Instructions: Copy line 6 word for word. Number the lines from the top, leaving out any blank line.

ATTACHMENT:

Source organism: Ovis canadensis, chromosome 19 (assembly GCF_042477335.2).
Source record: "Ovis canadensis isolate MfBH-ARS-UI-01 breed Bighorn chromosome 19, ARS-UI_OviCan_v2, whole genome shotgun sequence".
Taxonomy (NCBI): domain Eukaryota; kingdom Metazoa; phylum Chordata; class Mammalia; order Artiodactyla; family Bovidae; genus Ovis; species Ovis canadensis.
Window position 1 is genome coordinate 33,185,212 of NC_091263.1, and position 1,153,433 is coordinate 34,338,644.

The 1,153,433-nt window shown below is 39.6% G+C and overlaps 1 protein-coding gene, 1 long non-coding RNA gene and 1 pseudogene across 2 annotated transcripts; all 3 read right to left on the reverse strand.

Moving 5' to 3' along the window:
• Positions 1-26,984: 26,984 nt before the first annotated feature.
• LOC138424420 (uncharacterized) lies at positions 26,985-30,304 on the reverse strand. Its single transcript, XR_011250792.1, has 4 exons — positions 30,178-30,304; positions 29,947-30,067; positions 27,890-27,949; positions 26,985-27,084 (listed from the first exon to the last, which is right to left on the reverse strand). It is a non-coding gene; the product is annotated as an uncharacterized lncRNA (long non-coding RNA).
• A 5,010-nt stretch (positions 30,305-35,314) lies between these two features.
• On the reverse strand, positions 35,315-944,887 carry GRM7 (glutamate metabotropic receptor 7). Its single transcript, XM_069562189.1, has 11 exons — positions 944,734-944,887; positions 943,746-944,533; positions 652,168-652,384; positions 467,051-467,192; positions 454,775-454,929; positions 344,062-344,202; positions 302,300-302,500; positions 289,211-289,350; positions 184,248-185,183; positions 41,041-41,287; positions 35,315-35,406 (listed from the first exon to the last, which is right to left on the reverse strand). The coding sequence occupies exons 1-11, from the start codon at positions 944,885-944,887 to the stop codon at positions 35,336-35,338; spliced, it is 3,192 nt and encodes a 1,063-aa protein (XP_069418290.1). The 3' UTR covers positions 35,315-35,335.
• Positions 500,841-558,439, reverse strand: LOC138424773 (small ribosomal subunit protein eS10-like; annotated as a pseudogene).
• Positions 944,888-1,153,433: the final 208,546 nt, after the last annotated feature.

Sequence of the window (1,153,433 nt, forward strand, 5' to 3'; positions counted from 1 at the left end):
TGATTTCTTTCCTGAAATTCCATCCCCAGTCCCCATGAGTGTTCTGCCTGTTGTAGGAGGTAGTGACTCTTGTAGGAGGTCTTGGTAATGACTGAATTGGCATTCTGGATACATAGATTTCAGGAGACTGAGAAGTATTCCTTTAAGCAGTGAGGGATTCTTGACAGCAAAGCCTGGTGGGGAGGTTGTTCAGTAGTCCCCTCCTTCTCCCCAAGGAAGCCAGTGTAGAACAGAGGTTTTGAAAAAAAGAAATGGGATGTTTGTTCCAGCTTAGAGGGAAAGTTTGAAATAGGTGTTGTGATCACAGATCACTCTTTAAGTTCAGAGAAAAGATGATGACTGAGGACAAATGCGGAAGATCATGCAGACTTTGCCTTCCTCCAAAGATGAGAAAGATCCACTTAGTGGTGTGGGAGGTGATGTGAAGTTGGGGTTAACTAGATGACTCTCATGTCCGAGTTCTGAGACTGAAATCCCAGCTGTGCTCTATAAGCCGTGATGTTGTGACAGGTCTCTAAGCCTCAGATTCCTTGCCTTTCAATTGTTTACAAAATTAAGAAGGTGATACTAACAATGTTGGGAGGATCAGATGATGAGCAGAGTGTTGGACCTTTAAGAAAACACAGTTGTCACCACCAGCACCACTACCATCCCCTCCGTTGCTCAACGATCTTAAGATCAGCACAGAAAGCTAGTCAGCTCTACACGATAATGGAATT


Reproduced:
Moving 5' to 3' along the window: